Honors and awards

References

  1. ^ Salisbury, Jim (February 7, 2017). "John Kruk picks Phillies broadcast booth over eating all day". NBC Sports Philadelphia. Archived from the original on April 18, 2018.
  2. ^ John Kruk 1988 Topps baseball card, card number 596.
  3. ^ "San Francisco Giants at San Diego Padres Box Score, April 13, 1987 - Baseball-Reference.com". Baseball-Reference.com. Archived from the original on 11 September 2016. Retrieved 27 June 2017.
  4. ^ a b c d e f Harki, Gary. "Baseball star John Kruk one of many fooled by bank robber Archived 2008-08-08 at the Wayback Machine", The Charleston Gazette, August 5, 2008.
  5. ^ "Jerry Crasnick: Starting 9 -- Memorable moments in Randy Johnson's career - ESPN". ESPN. 3 June 2009. Archived from the original on 13 November 2012. Retrieved 15 May 2012.
  6. ^ a b Ginsburg, David. "Kruk Ends Career on a Hitting Note," The Associated Press, Monday, July 31, 1995. Retrieved July 8, 2019
  7. ^ Rys, Richard. "John Kruk" Archived 2008-06-24 at the Wayback Machine, Philadelphia (magazine), June 2007. Accessed March 25, 2011. "Another surprise, at least to us, is that he lives in Mount Laurel, keeping such a low profile that Exit Interview didn't even know he was still here."
  8. ^ "2001 Reading Phillies". Gary Cohen. 17 July 2018. Archived from the original on 12 January 2018. Retrieved 17 July 2018.
  9. ^ "Today in Philly Sports History: John Kruk Makes the Homies Say Ho and the Girlies Wanna Scream, 2008". NBC Sports Philadelphia. NBC Sports Group. January 28, 2010. Archived from the original on September 28, 2021. Retrieved March 9, 2020.
  10. ^ Greenberg, Rudi (April 8, 2009). "Siren Songs: Neko Case". The Washington Post. Nash Holdings. Archived from the original on May 25, 2024. Retrieved March 9, 2020.
  11. ^ Lelane, Drake (January 29, 2008). "Music on Aqua Teen Hunger Force: Sirens and Nipples". MTV News. ViacomCBS Domestic Media Networks. Archived from the original on January 25, 2021. Retrieved March 9, 2020.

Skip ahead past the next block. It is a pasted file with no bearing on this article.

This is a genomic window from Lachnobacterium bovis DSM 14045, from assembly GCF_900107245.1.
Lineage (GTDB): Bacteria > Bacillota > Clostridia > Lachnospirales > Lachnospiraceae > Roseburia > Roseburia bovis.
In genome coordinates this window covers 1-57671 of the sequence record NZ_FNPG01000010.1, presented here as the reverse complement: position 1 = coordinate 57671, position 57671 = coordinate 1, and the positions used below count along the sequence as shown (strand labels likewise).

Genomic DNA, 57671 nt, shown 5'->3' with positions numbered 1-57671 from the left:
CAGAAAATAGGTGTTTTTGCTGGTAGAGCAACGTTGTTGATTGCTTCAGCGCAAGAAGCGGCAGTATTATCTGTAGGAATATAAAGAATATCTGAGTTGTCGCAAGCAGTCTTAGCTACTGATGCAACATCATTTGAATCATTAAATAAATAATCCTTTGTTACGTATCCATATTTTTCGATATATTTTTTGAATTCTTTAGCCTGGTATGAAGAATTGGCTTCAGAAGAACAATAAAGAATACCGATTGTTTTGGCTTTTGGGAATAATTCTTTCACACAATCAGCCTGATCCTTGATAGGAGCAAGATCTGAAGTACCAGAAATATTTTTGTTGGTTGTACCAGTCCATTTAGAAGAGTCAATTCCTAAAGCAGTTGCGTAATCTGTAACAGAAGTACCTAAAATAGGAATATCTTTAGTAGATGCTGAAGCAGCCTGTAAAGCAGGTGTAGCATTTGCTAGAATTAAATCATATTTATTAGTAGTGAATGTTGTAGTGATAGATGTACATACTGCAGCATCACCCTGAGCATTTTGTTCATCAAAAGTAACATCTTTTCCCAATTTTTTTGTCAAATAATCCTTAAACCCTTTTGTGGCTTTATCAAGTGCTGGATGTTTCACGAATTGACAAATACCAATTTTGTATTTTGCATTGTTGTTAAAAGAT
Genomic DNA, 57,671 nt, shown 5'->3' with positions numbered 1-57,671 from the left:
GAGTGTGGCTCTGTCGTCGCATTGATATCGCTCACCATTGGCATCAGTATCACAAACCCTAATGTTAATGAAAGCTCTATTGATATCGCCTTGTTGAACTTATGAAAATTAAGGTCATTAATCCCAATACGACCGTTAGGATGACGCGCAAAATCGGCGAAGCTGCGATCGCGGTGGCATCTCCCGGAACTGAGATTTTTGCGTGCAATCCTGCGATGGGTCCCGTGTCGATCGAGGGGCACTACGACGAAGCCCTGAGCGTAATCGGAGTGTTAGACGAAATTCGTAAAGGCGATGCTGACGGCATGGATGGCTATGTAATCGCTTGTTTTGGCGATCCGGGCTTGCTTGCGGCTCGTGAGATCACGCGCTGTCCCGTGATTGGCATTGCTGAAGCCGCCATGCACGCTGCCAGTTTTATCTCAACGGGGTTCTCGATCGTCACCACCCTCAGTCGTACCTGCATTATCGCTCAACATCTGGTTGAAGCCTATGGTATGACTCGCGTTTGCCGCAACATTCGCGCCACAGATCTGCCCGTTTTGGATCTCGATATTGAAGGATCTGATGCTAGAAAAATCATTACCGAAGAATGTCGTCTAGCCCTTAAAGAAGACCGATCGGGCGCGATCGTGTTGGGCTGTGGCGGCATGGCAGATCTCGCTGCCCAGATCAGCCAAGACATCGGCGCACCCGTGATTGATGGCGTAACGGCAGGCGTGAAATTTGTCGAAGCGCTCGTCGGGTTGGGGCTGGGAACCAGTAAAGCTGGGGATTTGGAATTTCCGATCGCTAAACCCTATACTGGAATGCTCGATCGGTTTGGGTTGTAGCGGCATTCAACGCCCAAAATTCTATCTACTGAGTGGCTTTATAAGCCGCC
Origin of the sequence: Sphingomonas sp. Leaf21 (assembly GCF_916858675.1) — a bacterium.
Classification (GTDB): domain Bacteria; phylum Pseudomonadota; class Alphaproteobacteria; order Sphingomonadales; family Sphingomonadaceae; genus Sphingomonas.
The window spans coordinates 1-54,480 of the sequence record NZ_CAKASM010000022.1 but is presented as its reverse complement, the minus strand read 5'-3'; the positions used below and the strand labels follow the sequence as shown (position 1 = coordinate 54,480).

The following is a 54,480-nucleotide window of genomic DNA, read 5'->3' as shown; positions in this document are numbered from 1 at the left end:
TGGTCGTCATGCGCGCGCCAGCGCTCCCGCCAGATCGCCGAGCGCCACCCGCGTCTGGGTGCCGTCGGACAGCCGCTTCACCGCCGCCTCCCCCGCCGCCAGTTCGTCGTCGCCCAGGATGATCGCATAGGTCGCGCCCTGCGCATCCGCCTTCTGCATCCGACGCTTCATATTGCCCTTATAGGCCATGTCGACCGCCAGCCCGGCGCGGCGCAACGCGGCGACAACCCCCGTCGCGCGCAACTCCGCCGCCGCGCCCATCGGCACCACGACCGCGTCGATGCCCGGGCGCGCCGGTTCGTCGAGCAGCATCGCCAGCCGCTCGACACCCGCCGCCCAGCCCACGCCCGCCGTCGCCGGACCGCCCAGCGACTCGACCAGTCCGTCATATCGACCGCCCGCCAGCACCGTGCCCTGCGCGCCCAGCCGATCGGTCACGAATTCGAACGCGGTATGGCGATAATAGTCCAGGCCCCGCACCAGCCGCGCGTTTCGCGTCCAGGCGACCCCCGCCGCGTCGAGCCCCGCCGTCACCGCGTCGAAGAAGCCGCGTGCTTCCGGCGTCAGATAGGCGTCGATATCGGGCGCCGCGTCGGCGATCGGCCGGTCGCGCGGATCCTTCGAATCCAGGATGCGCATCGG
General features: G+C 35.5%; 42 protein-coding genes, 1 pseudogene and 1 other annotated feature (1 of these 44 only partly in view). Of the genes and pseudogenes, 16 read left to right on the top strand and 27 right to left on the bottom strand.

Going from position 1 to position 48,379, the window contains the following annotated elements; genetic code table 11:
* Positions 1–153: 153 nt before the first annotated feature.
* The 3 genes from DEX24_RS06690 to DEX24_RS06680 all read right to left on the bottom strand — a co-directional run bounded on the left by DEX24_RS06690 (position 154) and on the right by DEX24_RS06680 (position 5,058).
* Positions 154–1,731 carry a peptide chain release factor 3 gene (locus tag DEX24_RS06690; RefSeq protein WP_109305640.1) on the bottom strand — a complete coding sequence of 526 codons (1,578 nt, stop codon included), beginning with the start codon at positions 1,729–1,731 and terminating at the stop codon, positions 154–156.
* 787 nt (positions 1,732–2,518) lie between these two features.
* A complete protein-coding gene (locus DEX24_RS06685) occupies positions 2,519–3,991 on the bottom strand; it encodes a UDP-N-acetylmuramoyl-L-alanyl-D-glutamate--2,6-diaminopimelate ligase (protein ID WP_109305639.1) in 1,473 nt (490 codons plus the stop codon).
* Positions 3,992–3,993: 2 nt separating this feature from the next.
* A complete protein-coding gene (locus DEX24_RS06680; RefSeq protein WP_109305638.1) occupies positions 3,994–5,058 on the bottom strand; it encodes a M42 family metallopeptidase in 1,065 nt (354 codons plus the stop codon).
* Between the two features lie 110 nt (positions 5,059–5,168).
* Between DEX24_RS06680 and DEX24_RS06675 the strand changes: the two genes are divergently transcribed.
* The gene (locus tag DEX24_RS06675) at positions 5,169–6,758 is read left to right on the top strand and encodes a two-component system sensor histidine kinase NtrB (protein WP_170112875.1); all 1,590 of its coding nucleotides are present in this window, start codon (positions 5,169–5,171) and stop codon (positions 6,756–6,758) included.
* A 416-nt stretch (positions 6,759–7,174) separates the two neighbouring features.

12. ^ Krakow, Jonah (May 13, 2012). "Aqua Teen Hunger Force: "Sirens" Review". IGN. Ziff Davis. Archived from the original on May 25, 2024. Retrieved March 9, 2020.
  13. ^ Hudak, Kristen (December 3, 2012). "ESPN's John Kruk Joins Sunday Night Baseball". ESPN Press Room. Archived from the original on September 20, 2021. Retrieved November 27, 2020.
  14. ^ "Davisson Brothers Band, John Kruk perform 'Baseball Tonight' theme". 2012-09-16. Archived from the original on 2017-11-15. Retrieved 2017-11-14.
  15. ^ "John Kruk Teams with Davisson Brothers Band for Musical Open". Gianina Thompson. 2015-07-02. Archived from the original on 2017-11-15. Retrieved 2017-11-14.
  16. ^ "Baseball analyst John Kruk out at ESPN". 3 October 2016. Archived from the original on 12 June 2017. Retrieved 27 June 2017.
  17. ^ DeNardo, Mike (7 February 2017). "John Kruk Joins Phillies TV Booth: 'I'm Too Old To Change'". Archived from the original on 23 March 2017. Retrieved 27 June 2017.
  18. ^ "Prep softball: Former MLB All-Star John Kruk named new Seacrest coach". Archived from the original on 2018-02-09. Retrieved 2018-02-08.
  19. ^ "Prep softball: Area FACA all-district selections announced". Naples Daily News. Archived from the original on 2018-02-09. Retrieved 2018-02-08.
  20. ^ "Archives - Philly.com". articles.philly.com. Archived from the original on 2012-09-03. Retrieved 27 June 2017.
  21. ^ Parrillo, Ray (August 13, 2011). "Kruk takes his place on Wall of Fame". Philly.com. Philadelphia Media Network. Archived from the original on October 21, 2012. Retrieved August 13, 2011.

External links

This page was last edited on 12 June 2024, at 02:16